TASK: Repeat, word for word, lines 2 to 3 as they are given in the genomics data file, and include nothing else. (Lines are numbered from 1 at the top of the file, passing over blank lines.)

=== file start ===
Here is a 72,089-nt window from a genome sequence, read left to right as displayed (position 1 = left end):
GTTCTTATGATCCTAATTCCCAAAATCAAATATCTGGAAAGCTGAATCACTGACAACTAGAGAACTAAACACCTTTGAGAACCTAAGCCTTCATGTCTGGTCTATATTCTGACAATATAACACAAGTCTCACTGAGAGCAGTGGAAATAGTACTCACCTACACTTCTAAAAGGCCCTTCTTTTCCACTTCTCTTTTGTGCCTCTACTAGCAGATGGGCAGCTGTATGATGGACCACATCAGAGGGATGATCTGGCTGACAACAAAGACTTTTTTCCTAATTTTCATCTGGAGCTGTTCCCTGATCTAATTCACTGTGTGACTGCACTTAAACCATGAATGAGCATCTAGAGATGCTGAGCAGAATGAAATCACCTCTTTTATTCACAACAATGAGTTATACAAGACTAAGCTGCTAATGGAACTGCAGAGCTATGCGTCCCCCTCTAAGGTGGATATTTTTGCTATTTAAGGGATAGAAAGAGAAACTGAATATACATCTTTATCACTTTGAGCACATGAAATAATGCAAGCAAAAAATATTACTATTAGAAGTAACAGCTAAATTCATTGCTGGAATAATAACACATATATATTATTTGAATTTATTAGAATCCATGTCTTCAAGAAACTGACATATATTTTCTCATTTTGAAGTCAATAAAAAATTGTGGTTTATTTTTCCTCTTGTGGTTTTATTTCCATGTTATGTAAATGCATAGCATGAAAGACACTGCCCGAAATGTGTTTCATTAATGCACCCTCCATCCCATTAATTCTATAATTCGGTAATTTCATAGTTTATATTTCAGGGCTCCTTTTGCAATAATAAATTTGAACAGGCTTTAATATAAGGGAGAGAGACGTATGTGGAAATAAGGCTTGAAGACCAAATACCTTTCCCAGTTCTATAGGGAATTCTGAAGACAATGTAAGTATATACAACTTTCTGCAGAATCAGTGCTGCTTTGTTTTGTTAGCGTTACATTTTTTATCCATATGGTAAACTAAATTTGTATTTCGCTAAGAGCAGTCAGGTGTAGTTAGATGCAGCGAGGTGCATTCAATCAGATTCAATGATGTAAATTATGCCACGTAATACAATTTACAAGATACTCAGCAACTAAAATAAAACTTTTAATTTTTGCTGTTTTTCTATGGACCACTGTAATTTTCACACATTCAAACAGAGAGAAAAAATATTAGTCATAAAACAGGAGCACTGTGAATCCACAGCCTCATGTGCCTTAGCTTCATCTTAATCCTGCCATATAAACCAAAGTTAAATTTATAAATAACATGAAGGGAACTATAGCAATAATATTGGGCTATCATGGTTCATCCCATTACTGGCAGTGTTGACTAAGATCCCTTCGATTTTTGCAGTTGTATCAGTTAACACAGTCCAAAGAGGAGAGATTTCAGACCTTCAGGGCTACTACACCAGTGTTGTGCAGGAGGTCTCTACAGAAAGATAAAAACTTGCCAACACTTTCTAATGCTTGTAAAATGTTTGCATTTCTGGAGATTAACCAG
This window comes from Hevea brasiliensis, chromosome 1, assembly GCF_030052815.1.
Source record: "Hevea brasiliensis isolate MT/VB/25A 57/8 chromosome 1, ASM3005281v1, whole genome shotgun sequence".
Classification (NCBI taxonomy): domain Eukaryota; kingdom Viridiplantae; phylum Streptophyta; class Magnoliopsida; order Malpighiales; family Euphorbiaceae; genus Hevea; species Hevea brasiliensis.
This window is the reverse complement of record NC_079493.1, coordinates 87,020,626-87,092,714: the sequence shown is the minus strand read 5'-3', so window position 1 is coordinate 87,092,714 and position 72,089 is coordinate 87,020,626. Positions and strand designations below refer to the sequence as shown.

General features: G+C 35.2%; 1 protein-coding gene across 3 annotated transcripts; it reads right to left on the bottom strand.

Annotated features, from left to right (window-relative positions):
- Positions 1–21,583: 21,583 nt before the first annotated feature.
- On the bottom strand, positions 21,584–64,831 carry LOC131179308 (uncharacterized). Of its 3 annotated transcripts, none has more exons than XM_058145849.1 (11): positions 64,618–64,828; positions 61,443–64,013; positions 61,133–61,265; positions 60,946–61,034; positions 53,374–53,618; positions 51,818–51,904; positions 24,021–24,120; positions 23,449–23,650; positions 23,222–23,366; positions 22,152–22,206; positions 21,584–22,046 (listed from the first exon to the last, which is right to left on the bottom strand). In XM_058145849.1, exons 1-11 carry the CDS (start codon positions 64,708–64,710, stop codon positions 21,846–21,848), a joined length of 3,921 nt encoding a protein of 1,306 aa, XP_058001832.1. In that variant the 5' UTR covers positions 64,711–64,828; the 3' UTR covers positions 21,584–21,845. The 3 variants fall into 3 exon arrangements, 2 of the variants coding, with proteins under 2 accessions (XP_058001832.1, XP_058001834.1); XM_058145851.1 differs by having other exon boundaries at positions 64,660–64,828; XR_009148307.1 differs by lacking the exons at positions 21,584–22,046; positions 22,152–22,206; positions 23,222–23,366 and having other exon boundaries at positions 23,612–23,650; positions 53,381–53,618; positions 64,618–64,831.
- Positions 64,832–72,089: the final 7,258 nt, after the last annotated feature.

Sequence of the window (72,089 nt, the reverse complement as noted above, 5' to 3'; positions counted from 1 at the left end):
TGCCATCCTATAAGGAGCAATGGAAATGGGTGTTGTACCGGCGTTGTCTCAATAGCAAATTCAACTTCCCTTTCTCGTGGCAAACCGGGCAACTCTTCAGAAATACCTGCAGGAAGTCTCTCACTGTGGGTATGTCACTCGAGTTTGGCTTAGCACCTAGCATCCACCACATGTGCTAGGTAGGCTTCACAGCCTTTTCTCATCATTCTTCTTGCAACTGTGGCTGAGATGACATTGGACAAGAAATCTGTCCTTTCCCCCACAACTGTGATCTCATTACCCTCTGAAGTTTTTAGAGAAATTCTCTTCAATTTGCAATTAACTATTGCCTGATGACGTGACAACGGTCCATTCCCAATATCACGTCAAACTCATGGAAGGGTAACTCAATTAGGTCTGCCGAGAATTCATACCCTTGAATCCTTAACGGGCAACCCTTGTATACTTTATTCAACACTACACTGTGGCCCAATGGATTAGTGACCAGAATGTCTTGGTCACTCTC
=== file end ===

GTTCTTATGATCCTAATTCCCAAAATCAAATATCTGGAAAGCTGAATCACTGACAACTAGAGAACTAAACACCTTTGAGAACCTAAGCCTTCATGTCTGGTCTATATTCTGACAATATAACACAAGTCTCACTGAGAGCAGTGGAAATAGTACTCACCTACACTTCTAAAAGGCCCTTCTTTTCCACTTCTCTTTTGTGCCTCTACTAGCAGATGGGCAGCTGTATGATGGACCACATCAGAGGGATGATCTGGCTGACAACAAAGACTTTTTTCCTAATTTTCATCTGGAGCTGTTCCCTGATCTAATTCACTGTGTGACTGCACTTAAACCATGAATGAGCATCTAGAGATGCTGAGCAGAATGAAATCACCTCTTTTATTCACAACAATGAGTTATACAAGACTAAGCTGCTAATGGAACTGCAGAGCTATGCGTCCCCCTCTAAGGTGGATATTTTTGCTATTTAAGGGATAGAAAGAGAAACTGAATATACATCTTTATCACTTTGAGCACATGAAATAATGCAAGCAAAAAATATTACTATTAGAAGTAACAGCTAAATTCATTGCTGGAATAATAACACATATATATTATTTGAATTTATTAGAATCCATGTCTTCAAGAAACTGACATATATTTTCTCATTTTGAAGTCAATAAAAAATTGTGGTTTATTTTTCCTCTTGTGGTTTTATTTCCATGTTATGTAAATGCATAGCATGAAAGACACTGCCCGAAATGTGTTTCATTAATGCACCCTCCATCCCATTAATTCTATAATTCGGTAATTTCATAGTTTATATTTCAGGGCTCCTTTTGCAATAATAAATTTGAACAGGCTTTAATATAAGGGAGAGAGACGTATGTGGAAATAAGGCTTGAAGACCAAATACCTTTCCCAGTTCTATAGGGAATTCTGAAGACAATGTAAGTATATACAACTTTCTGCAGAATCAGTGCTGCTTTGTTTTGTTAGCGTTACATTTTTTATCCATATGGTAAACTAAATTTGTATTTCGCTAAGAGCAGTCAGGTGTAGTTAGATGCAGCGAGGTGCATTCAATCAGATTCAATGATGTAAATTATGCCACGTAATACAATTTACAAGATACTCAGCAACTAAAATAAAACTTTTAATTTTTGCTGTTTTTCTATGGACCACTGTAATTTTCACACATTCAAACAGAGAGAAAAAATATTAGTCATAAAACAGGAGCACTGTGAATCCACAGCCTCATGTGCCTTAGCTTCATCTTAATCCTGCCATATAAACCAAAGTTAAATTTATAAATAACATGAAGGGAACTATAGCAATAATATTGGGCTATCATGGTTCATCCCATTACTGGCAGTGTTGACTAAGATCCCTTCGATTTTTGCAGTTGTATCAGTTAACACAGTCCAAAGAGGAGAGATTTCAGACCTTCAGGGCTACTACACCAGTGTTGTGCAGGAGGTCTCTACAGAAAGATAAAAACTTGCCAACACTTTCTAATGCTTGTAAAATGTTTGCATTTCTGGAGATTAACCAG
This window comes from Hevea brasiliensis, chromosome 1, assembly GCF_030052815.1.